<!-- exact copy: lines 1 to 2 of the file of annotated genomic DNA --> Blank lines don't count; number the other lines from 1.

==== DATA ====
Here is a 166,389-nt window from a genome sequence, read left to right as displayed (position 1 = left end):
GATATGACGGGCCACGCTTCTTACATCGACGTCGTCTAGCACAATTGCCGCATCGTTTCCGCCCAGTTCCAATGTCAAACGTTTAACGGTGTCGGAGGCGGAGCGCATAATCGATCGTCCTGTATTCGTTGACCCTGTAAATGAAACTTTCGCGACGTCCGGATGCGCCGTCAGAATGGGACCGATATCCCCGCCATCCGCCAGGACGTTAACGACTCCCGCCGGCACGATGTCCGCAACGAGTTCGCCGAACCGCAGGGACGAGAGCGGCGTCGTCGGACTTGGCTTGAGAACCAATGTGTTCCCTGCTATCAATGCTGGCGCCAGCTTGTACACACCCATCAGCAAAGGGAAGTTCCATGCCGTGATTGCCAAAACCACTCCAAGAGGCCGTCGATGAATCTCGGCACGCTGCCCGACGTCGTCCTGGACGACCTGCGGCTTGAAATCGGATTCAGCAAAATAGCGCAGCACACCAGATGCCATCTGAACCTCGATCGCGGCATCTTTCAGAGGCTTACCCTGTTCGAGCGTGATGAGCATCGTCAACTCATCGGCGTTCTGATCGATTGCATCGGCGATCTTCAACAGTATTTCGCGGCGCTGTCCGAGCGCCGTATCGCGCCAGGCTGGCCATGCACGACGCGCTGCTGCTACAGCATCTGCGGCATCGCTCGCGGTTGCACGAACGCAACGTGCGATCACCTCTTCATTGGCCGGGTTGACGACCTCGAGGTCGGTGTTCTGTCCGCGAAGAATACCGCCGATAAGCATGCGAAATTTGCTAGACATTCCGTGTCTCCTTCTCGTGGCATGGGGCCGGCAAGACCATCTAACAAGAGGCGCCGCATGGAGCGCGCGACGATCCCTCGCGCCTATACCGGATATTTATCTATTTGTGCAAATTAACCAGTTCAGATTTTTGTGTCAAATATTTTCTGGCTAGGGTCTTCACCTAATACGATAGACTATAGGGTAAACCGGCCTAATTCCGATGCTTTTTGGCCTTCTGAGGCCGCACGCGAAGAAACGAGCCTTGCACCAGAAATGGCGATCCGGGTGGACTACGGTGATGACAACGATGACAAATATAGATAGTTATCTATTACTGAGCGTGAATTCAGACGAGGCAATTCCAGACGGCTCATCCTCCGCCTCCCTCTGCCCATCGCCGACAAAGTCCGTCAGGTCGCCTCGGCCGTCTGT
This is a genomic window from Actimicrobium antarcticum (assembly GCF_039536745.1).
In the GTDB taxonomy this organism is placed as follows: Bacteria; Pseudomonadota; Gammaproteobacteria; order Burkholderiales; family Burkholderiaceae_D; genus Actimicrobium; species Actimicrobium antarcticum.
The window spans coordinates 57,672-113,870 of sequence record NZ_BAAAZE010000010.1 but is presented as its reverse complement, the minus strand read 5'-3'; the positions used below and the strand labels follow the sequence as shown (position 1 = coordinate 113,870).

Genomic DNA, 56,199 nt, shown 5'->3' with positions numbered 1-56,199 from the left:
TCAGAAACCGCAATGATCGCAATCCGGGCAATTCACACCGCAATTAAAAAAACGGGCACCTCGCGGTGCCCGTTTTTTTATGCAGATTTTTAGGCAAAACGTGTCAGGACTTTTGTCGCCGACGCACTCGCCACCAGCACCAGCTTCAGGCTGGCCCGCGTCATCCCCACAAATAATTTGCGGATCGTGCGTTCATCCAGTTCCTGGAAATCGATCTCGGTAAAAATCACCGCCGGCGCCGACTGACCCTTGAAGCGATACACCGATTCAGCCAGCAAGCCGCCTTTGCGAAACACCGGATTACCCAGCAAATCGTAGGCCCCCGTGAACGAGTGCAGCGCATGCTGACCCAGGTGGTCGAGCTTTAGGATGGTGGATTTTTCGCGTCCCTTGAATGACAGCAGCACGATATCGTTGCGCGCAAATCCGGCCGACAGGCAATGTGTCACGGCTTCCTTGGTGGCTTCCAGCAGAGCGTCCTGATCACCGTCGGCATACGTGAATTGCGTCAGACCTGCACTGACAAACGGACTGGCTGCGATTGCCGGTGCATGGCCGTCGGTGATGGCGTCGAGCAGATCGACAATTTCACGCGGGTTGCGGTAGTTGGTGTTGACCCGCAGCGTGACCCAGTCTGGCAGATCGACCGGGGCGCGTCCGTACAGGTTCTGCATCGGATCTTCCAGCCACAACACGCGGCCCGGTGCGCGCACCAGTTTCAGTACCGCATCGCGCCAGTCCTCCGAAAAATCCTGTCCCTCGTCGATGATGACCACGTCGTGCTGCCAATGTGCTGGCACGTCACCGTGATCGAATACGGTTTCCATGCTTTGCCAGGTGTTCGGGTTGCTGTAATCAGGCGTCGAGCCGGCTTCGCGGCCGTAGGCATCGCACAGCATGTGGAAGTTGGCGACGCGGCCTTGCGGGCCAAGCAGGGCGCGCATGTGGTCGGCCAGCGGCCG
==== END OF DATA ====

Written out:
Here is a 166,389-nt window from a genome sequence, read left to right as displayed (position 1 = left end):
GATATGACGGGCCACGCTTCTTACATCGACGTCGTCTAGCACAATTGCCGCATCGTTTCCGCCCAGTTCCAATGTCAAACGTTTAACGGTGTCGGAGGCGGAGCGCATAATCGATCGTCCTGTATTCGTTGACCCTGTAAATGAAACTTTCGCGACGTCCGGATGCGCCGTCAGAATGGGACCGATATCCCCGCCATCCGCCAGGACGTTAACGACTCCCGCCGGCACGATGTCCGCAACGAGTTCGCCGAACCGCAGGGACGAGAGCGGCGTCGTCGGACTTGGCTTGAGAACCAATGTGTTCCCTGCTATCAATGCTGGCGCCAGCTTGTACACACCCATCAGCAAAGGGAAGTTCCATGCCGTGATTGCCAAAACCACTCCAAGAGGCCGTCGATGAATCTCGGCACGCTGCCCGACGTCGTCCTGGACGACCTGCGGCTTGAAATCGGATTCAGCAAAATAGCGCAGCACACCAGATGCCATCTGAACCTCGATCGCGGCATCTTTCAGAGGCTTACCCTGTTCGAGCGTGATGAGCATCGTCAACTCATCGGCGTTCTGATCGATTGCATCGGCGATCTTCAACAGTATTTCGCGGCGCTGTCCGAGCGCCGTATCGCGCCAGGCTGGCCATGCACGACGCGCTGCTGCTACAGCATCTGCGGCATCGCTCGCGGTTGCACGAACGCAACGTGCGATCACCTCTTCATTGGCCGGGTTGACGACCTCGAGGTCGGTGTTCTGTCCGCGAAGAATACCGCCGATAAGCATGCGAAATTTGCTAGACATTCCGTGTCTCCTTCTCGTGGCATGGGGCCGGCAAGACCATCTAACAAGAGGCGCCGCATGGAGCGCGCGACGATCCCTCGCGCCTATACCGGATATTTATCTATTTGTGCAAATTAACCAGTTCAGATTTTTGTGTCAAATATTTTCTGGCTAGGGTCTTCACCTAATACGATAGACTATAGGGTAAACCGGCCTAATTCCGATGCTTTTTGGCCTTCTGAGGCCGCACGCGAAGAAACGAGCCTTGCACCAGAAATGGCGATCCGGGTGGACTACGGTGATGACAACGATGACAAATATAGATAGTTATCTATTACTGAGCGTGAATTCAGACGAGGCAATTCCAGACGGCTCATCCTCCGCCTCCCTCTGCCCATCGCCGACAAAGTCCGTCAGGTCGCCTCGGCCGTCTGT